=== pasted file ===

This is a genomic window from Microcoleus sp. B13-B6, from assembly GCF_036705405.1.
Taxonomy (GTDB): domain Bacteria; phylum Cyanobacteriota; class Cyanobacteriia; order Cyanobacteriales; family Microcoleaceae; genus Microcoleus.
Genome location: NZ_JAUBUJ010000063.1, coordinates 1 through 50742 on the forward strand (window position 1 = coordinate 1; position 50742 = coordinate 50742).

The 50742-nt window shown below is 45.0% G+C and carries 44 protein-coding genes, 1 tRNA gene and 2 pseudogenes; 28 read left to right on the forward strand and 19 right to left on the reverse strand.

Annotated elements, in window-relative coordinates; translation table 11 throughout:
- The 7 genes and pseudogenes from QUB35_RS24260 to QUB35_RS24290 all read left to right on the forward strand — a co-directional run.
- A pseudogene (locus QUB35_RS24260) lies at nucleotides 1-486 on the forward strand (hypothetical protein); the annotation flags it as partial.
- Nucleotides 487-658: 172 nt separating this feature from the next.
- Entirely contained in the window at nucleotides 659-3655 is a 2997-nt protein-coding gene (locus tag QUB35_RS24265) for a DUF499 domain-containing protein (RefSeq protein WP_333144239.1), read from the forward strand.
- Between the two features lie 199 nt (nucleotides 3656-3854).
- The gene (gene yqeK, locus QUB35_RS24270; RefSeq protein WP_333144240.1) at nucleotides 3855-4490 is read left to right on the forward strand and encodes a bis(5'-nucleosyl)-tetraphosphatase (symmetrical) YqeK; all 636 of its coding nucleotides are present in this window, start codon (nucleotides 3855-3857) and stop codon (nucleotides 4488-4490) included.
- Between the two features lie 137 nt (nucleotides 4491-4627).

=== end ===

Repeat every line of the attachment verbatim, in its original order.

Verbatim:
This is a genomic window from Microcoleus sp. B13-B6, from assembly GCF_036705405.1.
Taxonomy (GTDB): domain Bacteria; phylum Cyanobacteriota; class Cyanobacteriia; order Cyanobacteriales; family Microcoleaceae; genus Microcoleus.
Genome location: NZ_JAUBUJ010000063.1, coordinates 1 through 50742 on the forward strand (window position 1 = coordinate 1; position 50742 = coordinate 50742).

The 50742-nt window shown below is 45.0% G+C and carries 44 protein-coding genes, 1 tRNA gene and 2 pseudogenes; 28 read left to right on the forward strand and 19 right to left on the reverse strand.

Annotated elements, in window-relative coordinates; translation table 11 throughout:
- The 7 genes and pseudogenes from QUB35_RS24260 to QUB35_RS24290 all read left to right on the forward strand — a co-directional run.
- A pseudogene (locus QUB35_RS24260) lies at nucleotides 1-486 on the forward strand (hypothetical protein); the annotation flags it as partial.
- Nucleotides 487-658: 172 nt separating this feature from the next.
- Entirely contained in the window at nucleotides 659-3655 is a 2997-nt protein-coding gene (locus tag QUB35_RS24265) for a DUF499 domain-containing protein (RefSeq protein WP_333144239.1), read from the forward strand.
- Between the two features lie 199 nt (nucleotides 3656-3854).
- The gene (gene yqeK, locus QUB35_RS24270; RefSeq protein WP_333144240.1) at nucleotides 3855-4490 is read left to right on the forward strand and encodes a bis(5'-nucleosyl)-tetraphosphatase (symmetrical) YqeK; all 636 of its coding nucleotides are present in this window, start codon (nucleotides 3855-3857) and stop codon (nucleotides 4488-4490) included.
- Between the two features lie 137 nt (nucleotides 4491-4627).